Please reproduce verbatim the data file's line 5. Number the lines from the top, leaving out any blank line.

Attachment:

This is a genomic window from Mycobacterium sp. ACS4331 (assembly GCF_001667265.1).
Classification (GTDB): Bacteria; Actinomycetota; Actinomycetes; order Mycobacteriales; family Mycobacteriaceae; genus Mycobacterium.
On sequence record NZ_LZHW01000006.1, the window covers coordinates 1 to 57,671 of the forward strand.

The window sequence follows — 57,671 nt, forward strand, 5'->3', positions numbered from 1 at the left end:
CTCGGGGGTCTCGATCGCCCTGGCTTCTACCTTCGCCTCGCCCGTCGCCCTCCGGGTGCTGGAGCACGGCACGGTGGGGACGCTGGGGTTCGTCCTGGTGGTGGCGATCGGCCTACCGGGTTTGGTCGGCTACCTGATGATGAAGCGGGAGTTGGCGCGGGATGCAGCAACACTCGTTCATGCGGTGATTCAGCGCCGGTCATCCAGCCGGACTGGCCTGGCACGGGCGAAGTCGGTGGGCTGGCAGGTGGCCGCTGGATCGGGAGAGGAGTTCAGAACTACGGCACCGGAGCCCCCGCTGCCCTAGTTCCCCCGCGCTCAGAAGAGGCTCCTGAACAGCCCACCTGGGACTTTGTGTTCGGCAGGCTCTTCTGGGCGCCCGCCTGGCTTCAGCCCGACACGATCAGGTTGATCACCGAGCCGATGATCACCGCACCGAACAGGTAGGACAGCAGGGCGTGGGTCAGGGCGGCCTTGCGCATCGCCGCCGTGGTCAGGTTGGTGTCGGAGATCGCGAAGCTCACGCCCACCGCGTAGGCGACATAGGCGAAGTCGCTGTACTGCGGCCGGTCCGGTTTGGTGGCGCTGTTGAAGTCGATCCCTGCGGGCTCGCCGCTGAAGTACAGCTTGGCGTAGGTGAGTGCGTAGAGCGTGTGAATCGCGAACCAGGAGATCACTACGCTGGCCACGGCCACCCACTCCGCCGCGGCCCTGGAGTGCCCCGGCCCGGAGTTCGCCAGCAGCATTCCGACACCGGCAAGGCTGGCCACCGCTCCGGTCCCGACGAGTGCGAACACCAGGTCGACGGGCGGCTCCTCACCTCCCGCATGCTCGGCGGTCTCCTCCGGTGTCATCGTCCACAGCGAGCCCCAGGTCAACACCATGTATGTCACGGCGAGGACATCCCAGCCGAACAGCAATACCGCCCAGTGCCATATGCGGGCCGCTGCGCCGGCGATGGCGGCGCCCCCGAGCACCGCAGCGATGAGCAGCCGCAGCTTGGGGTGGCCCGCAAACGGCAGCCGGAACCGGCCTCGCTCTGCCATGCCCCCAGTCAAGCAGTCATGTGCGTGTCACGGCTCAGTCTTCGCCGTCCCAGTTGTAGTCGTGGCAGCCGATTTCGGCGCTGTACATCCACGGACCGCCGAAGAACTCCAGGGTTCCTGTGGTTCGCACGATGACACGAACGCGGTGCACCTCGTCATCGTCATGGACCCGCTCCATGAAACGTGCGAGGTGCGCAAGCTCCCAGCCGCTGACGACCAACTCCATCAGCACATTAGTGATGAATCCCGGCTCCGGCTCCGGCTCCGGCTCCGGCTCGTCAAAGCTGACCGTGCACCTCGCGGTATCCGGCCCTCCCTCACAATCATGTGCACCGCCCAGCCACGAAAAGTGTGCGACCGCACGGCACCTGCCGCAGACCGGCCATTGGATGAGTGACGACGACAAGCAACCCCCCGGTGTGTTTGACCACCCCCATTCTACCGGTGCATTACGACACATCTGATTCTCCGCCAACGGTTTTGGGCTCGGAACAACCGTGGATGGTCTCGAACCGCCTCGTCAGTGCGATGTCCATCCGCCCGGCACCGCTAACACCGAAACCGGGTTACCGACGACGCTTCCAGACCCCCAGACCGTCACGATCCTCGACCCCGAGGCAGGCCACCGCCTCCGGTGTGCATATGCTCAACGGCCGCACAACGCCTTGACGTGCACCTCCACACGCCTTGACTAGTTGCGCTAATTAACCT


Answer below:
CTCGGGGGTCTCGATCGCCCTGGCTTCTACCTTCGCCTCGCCCGTCGCCCTCCGGGTGCTGGAGCACGGCACGGTGGGGACGCTGGGGTTCGTCCTGGTGGTGGCGATCGGCCTACCGGGTTTGGTCGGCTACCTGATGATGAAGCGGGAGTTGGCGCGGGATGCAGCAACACTCGTTCATGCGGTGATTCAGCGCCGGTCATCCAGCCGGACTGGCCTGGCACGGGCGAAGTCGGTGGGCTGGCAGGTGGCCGCTGGATCGGGAGAGGAGTTCAGAACTACGGCACCGGAGCCCCCGCTGCCCTAGTTCCCCCGCGCTCAGAAGAGGCTCCTGAACAGCCCACCTGGGACTTTGTGTTCGGCAGGCTCTTCTGGGCGCCCGCCTGGCTTCAGCCCGACACGATCAGGTTGATCACCGAGCCGATGATCACCGCACCGAACAGGTAGGACAGCAGGGCGTGGGTCAGGGCGGCCTTGCGCATCGCCGCCGTGGTCAGGTTGGTGTCGGAGATCGCGAAGCTCACGCCCACCGCGTAGGCGACATAGGCGAAGTCGCTGTACTGCGGCCGGTCCGGTTTGGTGGCGCTGTTGAAGTCGATCCCTGCGGGCTCGCCGCTGAAGTACAGCTTGGCGTAGGTGAGTGCGTAGAGCGTGTGAATCGCGAACCAGGAGATCACTACGCTGGCCACGGCCACCCACTCCGCCGCGGCCCTGGAGTGCCCCGGCCCGGAGTTCGCCAGCAGCATTCCGACACCGGCAAGGCTGGCCACCGCTCCGGTCCCGACGAGTGCGAACACCAGGTCGACGGGCGGCTCCTCACCTCCCGCATGCTCGGCGGTCTCCTCCGGTGTCATCGTCCACAGCGAGCCCCAGGTCAACACCATGTATGTCACGGCGAGGACATCCCAGCCGAACAGCAATACCGCCCAGTGCCATATGCGGGCCGCTGCGCCGGCGATGGCGGCGCCCCCGAGCACCGCAGCGATGAGCAGCCGCAGCTTGGGGTGGCCCGCAAACGGCAGCCGGAACCGGCCTCGCTCTGCCATGCCCCCAGTCAAGCAGTCATGTGCGTGTCACGGCTCAGTCTTCGCCGTCCCAGTTGTAGTCGTGGCAGCCGATTTCGGCGCTGTACATCCACGGACCGCCGAAGAACTCCAGGGTTCCTGTGGTTCGCACGATGACACGAACGCGGTGCACCTCGTCATCGTCATGGACCCGCTCCATGAAACGTGCGAGGTGCGCAAGCTCCCAGCCGCTGACGACCAACTCCATCAGCACATTAGTGATGAATCCCGGCTCCGGCTCCGGCTCCGGCTCCGGCTCGTCAAAGCTGACCGTGCACCTCGCGGTATCCGGCCCTCCCTCACAATCATGTGCACCGCCCAGCCACGAAAAGTGTGCGACCGCACGGCACCTGCCGCAGACCGGCCATTGGATGAGTGACGACGACAAGCAACCCCCCGGTGTGTTTGACCACCCCCATTCTACCGGTGCATTACGACACATCTGATTCTCCGCCAACGGTTTTGGGCTCGGAACAACCGTGGATGGTCTCGAACCGCCTCGTCAGTGCGATGTCCATCCGCCCGGCACCGCTAACACCGAAACCGGGTTACCGACGACGCTTCCAGACCCCCAGACCGTCACGATCCTCGACCCCGAGGCAGGCCACCGCCTCCGGTGTGCATATGCTCAACGGCCGCACAACGCCTTGACGTGCACCTCCACACGCCTTGACTAGTTGCGCTAATTAACCT